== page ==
60. 60. PELVIC MOTION • The pelvis should rotate in all three planes
  61. 61. Postural Test!
  62. 62. PELVIC TILT Posterior Tilt = less hamstring tension, more QFM tension! Anterior Tilt = more hamstring tension, less QFM tension
  63. 63. EFFECT OF POSTURE ON SPEED
  64. 64. EFFECTIVE GROUND CONTACT POSITION
  65. 65. MINIMIZE BRAKING FORCES • Decreases velocity! • Caused horizontal by excessive step length and positive foot and leg speed at ground contact
  66. 66. Vertical Stack Congruent Contralateral Joint Angles High Knee Recovery Neutral Ankle
  67. 67. Max Velocity Technical Points Fix posture Emphasize vertical pushes “Push up” High hips “Run tall” Step over and down
  68. 68. Basic Training Guidelines for Developing Speed
  69. 69. Building a Bigger Engine
  70. 70. THE REAL REASON WE TRAIN Almost every physical quality relevant to speed & power falls under the umbrella of (neuromuscular) coordination ! By considering physical qualities as outcomes of inter & intramuscular coordination we simplify the training method and place stimuli on a continuum rather than in different bubbles
  71. 71. To Sprint Faster.... Sprint!
  72. 72. Maximum Velocity Sprinting •Means: •Flying Sprints •Variable Speed Sprints •Short Speed Endurance •Length (in MaxV): 10-40m / rep •Rest: 20-60 sec / 10m •Volume: 200-300m
  73. 73. DOWNHILL RUNNING minimal grade. overspeed. supra-maximal eccentric.
  74. 74. RESISTANCE TRAINING
  75. 75. Strength ≠ Speed
  76. 76. “Do I really need to lift?” “...there is sufficient evidence for strength training programs to continue to be an integral part of athletic preparation.”
  77. 77. OLYMPIC LIFTS 1-4 reps / set. 5-10 sets.
  78. 78. POWER DEVELOPMENT Exercise Absolute Power (Watts) 100kg Male 75kg Female Bench Press 300 Back Squat 1100 Deadlift 1100 Snatch 3000 1750 Snatch 2nd Pull 5500 2900 Clean 2950 1750 Clean 2nd Pull 5500 2650 Jerk 5400 2600 *Total pull: Lift-off until maximal vertical velocity **2nd pull: Transition until maximal vertical barbell velocity
  79. 79. POWER DEVELOPMENT Exercise Absolute Power (Watts) 100kg Male 75kg Female Even if use of O 300 Bench Press lympic inappro lifts are priate d 1100 Back Squat ue to la equipm ck of ent, low 1100 Deadlift teachin exper ti g se, or a 3000 1750 Snatch inexper thlete ience; t 5500 Snatch 2nd Pull he basi 2900 principa c 1750 ls shou 2950 Clean ld still b incorpo e rated ( loaded, 5500 Clean 2nd Pull externa 2650 multi-jo int, low lly 2600 5400 Jerk explosi er body ve mov ement) *Total pull: Lift-off until maximal vertical velocity **2nd pull: Transition until maximal vertical barbell velocity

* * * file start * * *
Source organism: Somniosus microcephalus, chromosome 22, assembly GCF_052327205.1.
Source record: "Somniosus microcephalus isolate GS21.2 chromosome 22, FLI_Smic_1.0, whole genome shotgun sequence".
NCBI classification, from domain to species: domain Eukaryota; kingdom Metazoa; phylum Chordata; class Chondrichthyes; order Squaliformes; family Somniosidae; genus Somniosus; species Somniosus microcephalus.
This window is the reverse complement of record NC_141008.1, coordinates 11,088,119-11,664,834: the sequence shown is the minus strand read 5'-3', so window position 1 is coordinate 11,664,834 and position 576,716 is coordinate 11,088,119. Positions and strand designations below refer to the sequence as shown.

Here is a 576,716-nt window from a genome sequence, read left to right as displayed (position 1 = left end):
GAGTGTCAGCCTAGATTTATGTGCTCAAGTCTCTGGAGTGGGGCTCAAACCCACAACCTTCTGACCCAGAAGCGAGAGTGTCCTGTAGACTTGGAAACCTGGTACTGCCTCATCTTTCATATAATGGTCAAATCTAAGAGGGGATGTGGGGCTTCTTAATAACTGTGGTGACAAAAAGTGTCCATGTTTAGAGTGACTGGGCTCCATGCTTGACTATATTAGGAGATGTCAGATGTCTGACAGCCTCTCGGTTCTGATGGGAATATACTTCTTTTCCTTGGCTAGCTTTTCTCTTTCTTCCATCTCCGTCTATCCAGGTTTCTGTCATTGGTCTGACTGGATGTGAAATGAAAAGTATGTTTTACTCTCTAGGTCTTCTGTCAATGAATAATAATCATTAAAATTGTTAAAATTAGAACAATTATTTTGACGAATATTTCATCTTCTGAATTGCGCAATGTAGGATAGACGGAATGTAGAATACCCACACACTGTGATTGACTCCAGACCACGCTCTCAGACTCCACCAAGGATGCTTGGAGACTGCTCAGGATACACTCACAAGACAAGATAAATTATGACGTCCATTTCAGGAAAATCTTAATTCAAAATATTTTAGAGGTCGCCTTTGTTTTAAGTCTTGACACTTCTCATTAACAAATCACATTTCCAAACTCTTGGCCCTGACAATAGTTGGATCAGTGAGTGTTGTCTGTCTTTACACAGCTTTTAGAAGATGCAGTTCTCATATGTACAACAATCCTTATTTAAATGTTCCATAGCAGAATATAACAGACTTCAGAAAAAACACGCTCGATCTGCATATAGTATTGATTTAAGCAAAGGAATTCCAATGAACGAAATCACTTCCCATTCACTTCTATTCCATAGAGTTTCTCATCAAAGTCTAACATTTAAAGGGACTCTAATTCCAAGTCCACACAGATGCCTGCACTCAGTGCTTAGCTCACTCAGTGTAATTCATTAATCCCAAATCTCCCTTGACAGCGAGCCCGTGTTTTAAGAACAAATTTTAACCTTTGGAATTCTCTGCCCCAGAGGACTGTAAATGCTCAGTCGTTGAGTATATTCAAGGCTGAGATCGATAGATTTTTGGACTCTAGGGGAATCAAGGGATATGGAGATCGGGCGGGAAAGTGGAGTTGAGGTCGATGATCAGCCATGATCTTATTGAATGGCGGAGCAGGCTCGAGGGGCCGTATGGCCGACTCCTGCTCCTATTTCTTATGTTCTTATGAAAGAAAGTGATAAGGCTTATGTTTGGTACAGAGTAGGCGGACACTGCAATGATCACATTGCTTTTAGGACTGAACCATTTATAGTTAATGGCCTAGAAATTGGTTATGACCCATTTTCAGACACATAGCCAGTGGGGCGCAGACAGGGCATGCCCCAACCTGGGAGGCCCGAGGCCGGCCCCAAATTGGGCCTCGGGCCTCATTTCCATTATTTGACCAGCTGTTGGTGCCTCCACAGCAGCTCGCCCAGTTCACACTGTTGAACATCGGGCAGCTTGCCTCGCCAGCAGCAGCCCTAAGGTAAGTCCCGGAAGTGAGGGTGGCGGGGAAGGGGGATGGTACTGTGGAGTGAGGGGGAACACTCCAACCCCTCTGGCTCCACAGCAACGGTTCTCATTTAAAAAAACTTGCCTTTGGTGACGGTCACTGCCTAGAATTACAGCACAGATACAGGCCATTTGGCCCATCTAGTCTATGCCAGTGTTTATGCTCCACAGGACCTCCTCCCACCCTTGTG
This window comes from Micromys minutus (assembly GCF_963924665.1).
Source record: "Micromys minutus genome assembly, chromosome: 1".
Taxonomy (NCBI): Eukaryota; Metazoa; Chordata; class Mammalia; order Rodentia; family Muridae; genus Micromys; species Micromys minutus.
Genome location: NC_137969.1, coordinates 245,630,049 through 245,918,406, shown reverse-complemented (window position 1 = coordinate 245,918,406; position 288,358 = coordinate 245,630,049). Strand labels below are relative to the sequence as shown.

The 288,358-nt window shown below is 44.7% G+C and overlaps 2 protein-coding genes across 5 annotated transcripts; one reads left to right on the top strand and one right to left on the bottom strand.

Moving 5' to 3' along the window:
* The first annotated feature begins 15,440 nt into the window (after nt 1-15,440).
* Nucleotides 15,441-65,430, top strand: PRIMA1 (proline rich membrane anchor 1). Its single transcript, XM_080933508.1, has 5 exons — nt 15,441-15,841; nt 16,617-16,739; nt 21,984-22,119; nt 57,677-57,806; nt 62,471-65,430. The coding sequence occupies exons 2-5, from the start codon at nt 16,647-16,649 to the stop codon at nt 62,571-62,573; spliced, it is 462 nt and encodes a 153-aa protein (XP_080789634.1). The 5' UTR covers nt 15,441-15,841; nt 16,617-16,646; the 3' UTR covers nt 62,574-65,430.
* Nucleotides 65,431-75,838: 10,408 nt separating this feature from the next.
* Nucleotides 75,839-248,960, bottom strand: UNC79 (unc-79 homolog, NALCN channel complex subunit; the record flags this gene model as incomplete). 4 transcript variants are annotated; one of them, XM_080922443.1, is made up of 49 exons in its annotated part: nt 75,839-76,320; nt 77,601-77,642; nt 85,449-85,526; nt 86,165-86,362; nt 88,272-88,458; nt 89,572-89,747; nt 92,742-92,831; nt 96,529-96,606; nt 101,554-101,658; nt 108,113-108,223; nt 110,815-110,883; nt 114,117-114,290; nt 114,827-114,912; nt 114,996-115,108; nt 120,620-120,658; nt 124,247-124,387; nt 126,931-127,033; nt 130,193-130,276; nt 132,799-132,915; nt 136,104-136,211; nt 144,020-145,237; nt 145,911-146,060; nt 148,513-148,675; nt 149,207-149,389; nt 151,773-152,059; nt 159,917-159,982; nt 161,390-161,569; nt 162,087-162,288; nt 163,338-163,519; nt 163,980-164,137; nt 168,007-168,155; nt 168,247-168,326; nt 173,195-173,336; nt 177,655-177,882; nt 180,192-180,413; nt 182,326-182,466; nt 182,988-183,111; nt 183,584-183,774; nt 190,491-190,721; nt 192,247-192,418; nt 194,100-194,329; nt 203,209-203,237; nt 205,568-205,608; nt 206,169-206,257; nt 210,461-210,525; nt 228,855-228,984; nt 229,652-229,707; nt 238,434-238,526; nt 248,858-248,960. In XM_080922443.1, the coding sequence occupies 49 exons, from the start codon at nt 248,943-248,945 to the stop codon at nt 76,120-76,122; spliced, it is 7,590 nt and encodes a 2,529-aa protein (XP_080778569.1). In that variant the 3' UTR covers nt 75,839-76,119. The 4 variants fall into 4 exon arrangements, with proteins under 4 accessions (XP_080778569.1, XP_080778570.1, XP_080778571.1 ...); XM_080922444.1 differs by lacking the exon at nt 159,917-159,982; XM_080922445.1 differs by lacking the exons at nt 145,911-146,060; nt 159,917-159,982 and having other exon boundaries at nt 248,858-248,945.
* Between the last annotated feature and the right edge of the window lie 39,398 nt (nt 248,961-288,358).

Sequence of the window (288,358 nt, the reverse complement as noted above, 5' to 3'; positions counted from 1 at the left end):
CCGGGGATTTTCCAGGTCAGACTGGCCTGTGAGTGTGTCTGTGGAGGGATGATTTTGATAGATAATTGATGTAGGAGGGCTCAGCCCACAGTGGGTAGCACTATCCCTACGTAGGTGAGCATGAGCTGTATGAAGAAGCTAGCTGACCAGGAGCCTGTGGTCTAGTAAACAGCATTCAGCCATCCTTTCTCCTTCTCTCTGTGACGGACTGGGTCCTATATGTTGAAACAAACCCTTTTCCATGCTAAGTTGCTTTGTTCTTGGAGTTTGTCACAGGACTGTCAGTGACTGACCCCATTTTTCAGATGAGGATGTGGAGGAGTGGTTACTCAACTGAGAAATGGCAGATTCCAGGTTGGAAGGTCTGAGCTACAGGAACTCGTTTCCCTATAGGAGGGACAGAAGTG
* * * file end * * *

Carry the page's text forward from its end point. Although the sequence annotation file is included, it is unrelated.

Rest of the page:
80. 80. SQUATS all variants. full depth. 2-6 reps / set. 4-7 sets.
  81. 81. I like STRONG butts and I can not lie....
  82. 82. TRAIN THE CHAIN (THE POSTERIOR CHAIN)
  83. 83. ECCENTRIC OVERLOAD 110-120% MAXIMAL LOAD. NOT FOR NOVICES.
  84. 84. COMPLEXES work downstream on F-V curve. rest between sets. low volumes
  85. 85. PLYOS
  86. 86. DEPTH DROPS low drops. minimize amortization. low volumes.
  87. 87. DEPTH JUMPS extreme heights unnecessary. low volumes.
  88. 88. VERTICAL EMPHASIS PLYOS emphasize vertical displacement of the COM not the feet
  89. 89. STIFFNESS JUMPS minimal amortization. short contact.
  90. 90. SPRINTING FASTER IS ALL ABOUT PUTTING AS MUCH FORCE IN TO THE GROUND AT AS LITTLE BODY MASS AS POSSIBLE MECHANICS & PHYSICAL CAPACITY ARE INTIMATELY INTERTWINED POSTURE IS THE CORNERSTONE FOR OPTIMAL MOVEMENT HIP EXTENSORS PLAY A CRITICAL ROLE IN SPRINT SPEED OPTIMIZING MECHANICS ENSURES MAXIMAL GENERATION OF FORCE IN THE DESIRED DIRECTION
  91. 91. THANKS @MIKEYOUNG! ATHLETICLAB.COM! ELITETRACK.COM! FITFORFUTBOL.COM! HPCSPORT.COM! SLIDESHARE.NET/HPCSPORT!